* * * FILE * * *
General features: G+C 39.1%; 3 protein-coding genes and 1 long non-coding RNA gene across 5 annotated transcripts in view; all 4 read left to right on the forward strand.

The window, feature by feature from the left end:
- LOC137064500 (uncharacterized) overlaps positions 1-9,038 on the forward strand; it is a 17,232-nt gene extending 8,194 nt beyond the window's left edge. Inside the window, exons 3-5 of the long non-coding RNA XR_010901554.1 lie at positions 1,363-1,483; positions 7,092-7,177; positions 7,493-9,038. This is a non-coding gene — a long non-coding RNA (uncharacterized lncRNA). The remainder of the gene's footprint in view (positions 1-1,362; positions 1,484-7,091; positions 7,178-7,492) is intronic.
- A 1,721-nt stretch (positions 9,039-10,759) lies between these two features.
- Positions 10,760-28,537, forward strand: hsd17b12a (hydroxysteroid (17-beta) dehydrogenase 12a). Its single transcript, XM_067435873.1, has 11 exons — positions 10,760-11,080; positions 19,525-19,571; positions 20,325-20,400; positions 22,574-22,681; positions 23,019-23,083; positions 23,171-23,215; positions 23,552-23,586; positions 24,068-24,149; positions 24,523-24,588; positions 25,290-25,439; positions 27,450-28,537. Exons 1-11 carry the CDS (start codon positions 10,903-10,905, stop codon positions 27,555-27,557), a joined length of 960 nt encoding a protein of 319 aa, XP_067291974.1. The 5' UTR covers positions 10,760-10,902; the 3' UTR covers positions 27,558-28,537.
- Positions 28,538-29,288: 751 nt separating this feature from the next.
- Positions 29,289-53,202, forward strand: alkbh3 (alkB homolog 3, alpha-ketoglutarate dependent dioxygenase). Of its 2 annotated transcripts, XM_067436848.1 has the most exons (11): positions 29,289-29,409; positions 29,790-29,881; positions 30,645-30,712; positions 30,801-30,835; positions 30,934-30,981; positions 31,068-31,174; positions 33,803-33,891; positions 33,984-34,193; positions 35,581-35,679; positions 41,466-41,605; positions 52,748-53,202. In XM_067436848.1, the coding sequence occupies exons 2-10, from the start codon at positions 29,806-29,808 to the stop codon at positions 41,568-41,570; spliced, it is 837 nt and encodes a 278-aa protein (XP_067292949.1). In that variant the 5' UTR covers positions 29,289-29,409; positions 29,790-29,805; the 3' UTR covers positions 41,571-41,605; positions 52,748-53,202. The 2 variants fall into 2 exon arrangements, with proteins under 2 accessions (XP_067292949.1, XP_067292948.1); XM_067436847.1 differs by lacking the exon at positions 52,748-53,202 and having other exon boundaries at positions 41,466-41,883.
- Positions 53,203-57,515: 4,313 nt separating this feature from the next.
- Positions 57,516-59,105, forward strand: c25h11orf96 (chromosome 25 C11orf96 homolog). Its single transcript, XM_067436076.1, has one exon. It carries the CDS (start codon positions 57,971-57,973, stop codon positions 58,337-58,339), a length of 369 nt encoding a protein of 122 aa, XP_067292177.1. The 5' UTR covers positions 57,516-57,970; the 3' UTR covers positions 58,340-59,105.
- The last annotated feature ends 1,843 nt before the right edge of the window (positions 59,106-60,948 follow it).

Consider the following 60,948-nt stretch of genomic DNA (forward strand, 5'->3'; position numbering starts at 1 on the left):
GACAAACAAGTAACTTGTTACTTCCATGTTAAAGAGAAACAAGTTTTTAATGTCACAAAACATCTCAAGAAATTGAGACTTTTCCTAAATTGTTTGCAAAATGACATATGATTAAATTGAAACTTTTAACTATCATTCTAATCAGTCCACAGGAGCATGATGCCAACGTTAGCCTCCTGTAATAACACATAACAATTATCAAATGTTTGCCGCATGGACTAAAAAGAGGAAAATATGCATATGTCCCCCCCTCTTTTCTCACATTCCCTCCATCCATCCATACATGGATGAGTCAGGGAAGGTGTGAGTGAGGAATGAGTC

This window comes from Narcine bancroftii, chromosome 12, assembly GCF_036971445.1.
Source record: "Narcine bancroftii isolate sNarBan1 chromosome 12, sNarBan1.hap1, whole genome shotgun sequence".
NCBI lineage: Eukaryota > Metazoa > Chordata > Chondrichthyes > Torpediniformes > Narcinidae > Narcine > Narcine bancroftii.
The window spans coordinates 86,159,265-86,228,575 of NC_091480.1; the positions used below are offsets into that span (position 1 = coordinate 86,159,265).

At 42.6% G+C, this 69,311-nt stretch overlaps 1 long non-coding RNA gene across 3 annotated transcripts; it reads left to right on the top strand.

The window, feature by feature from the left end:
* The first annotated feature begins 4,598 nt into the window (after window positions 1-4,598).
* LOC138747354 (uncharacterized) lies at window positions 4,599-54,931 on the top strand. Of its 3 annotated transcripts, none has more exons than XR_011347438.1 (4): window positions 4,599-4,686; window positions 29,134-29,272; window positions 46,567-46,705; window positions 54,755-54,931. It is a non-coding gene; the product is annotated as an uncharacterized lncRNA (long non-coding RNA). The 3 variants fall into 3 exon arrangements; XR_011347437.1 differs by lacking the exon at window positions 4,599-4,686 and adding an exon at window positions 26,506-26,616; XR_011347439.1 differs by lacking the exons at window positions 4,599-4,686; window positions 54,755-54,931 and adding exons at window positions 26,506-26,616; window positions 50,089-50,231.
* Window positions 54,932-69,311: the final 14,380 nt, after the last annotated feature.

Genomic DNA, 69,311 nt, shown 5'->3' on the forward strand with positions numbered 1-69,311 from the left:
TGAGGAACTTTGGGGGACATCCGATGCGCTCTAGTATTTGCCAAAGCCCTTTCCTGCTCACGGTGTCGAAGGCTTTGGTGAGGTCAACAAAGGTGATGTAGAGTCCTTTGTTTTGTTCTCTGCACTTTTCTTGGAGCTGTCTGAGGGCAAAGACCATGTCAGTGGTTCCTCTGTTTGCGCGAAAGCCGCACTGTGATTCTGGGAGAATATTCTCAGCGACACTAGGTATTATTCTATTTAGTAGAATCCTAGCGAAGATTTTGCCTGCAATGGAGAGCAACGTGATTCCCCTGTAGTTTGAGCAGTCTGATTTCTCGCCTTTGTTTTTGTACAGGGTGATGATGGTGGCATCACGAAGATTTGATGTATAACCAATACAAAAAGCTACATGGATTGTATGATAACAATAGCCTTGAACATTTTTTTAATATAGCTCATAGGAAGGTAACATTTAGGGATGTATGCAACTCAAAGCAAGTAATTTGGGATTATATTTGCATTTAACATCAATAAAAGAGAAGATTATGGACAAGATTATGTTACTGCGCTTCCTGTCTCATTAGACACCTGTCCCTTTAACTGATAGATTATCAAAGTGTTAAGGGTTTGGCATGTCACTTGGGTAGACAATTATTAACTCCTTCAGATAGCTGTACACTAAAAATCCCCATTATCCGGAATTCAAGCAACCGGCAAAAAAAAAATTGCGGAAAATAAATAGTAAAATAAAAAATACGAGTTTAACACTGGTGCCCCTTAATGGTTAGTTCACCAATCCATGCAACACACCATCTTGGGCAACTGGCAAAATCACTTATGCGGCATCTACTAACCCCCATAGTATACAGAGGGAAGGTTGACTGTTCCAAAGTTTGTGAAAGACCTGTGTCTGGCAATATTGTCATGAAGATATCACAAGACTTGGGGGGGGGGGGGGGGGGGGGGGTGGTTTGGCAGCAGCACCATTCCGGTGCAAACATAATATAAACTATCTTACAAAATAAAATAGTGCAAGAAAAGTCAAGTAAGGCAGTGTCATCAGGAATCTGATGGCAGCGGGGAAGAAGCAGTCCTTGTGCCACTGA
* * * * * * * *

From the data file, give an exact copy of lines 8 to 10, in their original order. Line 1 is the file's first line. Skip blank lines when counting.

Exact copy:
- Positions 53,203-57,515: 4,313 nt separating this feature from the next.
- Positions 57,516-59,105, forward strand: c25h11orf96 (chromosome 25 C11orf96 homolog). Its single transcript, XM_067436076.1, has one exon. It carries the CDS (start codon positions 57,971-57,973, stop codon positions 58,337-58,339), a length of 369 nt encoding a protein of 122 aa, XP_067292177.1. The 5' UTR covers positions 57,516-57,970; the 3' UTR covers positions 58,340-59,105.
- The last annotated feature ends 1,843 nt before the right edge of the window (positions 59,106-60,948 follow it).